Google Gets Two EU Directives Over Online Ad Practices

Google is coming under fire by the European Union, which contends the Internet giant is abusing its power in the digital advertising space.

In two directives from EU Competition Commissioner Margrethe Vestager on Thursday (July 14), the EU said Google has abused its dominant position in the digital ad space by favoring its own comparison shopping service in its search results. What’s more, the commission also informed Google that, in its preliminary view, the company abused its position in online advertising by restricting the possibility of third-party websites to display search ads from competitors of Google.

“Google has come up with many innovative products that have made a difference to our lives. But that doesn’t give Google the right to deny other companies the chance to compete and innovate,” said Vestager in the directives. “Today, we have further strengthened our case that Google has unduly favored its own comparison shopping service in its general search result pages. It means consumers may not see the most relevant results to their search queries. We have also raised concerns that Google has hindered competition by limiting the ability of its competitors to place search adverts on third-party websites, which stifles consumer choice and innovation.”

According to the commission, Google has been given the opportunity to respond to the concerns in both directives. Vestager said she will consider the arguments from Google in both cases carefully, but if investigations into Google’s ad practices show Google broke EU antitrust rules, the commission “has a duty to act to protect European consumers and fair competition on European markets.”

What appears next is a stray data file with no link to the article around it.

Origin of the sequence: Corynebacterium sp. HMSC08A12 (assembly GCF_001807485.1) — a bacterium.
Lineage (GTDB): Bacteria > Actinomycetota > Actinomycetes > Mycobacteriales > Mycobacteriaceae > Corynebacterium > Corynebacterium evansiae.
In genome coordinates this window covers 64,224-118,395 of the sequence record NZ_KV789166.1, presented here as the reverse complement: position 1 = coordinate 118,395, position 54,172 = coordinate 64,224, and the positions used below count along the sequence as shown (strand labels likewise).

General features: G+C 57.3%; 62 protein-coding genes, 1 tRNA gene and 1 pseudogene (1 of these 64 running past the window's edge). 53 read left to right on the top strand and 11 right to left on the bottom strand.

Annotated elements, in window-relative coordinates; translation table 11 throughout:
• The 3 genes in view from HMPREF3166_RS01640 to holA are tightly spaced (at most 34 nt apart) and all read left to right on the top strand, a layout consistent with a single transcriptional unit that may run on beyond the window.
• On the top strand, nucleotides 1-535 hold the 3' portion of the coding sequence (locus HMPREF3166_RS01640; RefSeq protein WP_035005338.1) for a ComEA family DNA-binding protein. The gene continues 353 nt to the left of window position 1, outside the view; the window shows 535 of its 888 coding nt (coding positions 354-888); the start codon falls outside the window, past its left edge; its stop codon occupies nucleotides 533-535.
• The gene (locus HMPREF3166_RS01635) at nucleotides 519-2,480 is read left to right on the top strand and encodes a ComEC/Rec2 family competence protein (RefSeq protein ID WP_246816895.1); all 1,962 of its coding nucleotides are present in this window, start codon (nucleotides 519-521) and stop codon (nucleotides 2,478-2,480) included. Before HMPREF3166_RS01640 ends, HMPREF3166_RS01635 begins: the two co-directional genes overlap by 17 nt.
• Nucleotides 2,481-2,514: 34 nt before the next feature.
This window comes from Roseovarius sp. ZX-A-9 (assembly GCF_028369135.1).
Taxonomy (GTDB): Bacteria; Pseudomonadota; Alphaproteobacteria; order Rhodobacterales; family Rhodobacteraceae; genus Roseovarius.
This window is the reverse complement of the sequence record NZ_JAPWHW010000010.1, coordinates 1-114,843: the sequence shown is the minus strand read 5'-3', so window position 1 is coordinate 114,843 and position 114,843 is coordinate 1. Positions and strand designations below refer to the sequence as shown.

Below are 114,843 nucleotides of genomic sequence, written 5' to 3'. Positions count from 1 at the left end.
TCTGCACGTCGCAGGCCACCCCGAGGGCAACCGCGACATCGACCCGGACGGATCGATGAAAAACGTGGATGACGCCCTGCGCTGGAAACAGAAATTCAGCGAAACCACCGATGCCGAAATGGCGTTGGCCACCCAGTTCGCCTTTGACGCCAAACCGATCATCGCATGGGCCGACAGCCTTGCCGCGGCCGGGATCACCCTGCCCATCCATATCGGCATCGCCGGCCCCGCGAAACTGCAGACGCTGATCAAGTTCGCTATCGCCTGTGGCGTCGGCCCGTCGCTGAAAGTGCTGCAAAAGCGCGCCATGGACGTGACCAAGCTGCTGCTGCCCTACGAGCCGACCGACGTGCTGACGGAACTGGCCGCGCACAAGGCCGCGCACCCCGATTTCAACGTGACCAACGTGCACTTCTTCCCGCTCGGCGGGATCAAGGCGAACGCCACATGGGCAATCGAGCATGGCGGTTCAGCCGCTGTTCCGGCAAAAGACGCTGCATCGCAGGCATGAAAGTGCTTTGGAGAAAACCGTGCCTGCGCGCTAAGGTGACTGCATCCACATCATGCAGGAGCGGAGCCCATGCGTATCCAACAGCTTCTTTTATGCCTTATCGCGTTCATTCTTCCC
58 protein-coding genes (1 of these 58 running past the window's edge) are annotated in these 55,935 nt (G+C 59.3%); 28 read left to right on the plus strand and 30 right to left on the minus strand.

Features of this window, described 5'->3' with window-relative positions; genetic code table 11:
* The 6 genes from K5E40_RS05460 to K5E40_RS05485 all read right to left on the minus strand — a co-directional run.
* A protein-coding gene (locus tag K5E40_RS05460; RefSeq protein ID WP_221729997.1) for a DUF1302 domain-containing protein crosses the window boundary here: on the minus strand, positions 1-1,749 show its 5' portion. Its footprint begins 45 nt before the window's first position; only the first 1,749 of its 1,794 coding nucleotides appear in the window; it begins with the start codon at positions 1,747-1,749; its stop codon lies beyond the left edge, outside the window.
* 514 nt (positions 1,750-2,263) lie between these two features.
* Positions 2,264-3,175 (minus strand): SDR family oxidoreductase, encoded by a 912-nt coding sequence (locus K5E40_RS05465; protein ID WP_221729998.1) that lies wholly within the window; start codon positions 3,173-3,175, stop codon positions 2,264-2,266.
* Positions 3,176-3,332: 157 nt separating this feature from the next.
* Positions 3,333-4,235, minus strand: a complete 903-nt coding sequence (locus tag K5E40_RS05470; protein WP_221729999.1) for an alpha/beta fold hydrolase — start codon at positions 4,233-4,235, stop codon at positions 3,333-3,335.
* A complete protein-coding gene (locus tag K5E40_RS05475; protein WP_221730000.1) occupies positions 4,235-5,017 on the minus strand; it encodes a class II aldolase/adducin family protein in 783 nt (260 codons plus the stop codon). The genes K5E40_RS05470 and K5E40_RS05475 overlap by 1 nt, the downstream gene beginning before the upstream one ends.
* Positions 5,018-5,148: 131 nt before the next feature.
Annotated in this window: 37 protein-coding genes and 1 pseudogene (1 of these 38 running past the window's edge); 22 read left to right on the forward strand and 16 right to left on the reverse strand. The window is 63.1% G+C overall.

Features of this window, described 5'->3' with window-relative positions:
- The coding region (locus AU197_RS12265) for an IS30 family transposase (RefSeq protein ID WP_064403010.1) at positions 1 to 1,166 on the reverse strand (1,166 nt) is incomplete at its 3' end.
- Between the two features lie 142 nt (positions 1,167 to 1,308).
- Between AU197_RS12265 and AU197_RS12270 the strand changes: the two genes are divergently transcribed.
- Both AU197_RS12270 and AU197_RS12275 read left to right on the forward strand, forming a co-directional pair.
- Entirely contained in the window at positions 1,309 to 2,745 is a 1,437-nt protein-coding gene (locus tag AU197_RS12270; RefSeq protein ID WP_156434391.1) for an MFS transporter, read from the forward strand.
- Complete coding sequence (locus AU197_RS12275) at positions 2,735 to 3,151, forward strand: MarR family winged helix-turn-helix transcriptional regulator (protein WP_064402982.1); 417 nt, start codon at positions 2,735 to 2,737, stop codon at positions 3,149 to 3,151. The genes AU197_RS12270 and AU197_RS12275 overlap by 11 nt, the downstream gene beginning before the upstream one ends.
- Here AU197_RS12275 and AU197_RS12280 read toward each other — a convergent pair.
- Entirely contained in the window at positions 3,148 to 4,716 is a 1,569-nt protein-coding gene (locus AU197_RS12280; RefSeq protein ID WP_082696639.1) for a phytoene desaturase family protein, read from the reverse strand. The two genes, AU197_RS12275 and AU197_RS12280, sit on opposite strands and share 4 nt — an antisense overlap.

In the case of the comparison shopping complaint, the EU issued a statement of objections in 2015 and received response from Google in September of last year. Since then, the commission completed more inquires, and the directives on Thursday provide details of additional evidence that supports its preliminary conclusion that Google abused its position by “systematically” favoring its own comparison shopping service. As for third parties using competitors’ ads, the commission found in its preliminary investigation that Google has embraced practices that let it protect its position in online search advertising by preventing existing and new customers from getting into the online search advertising market.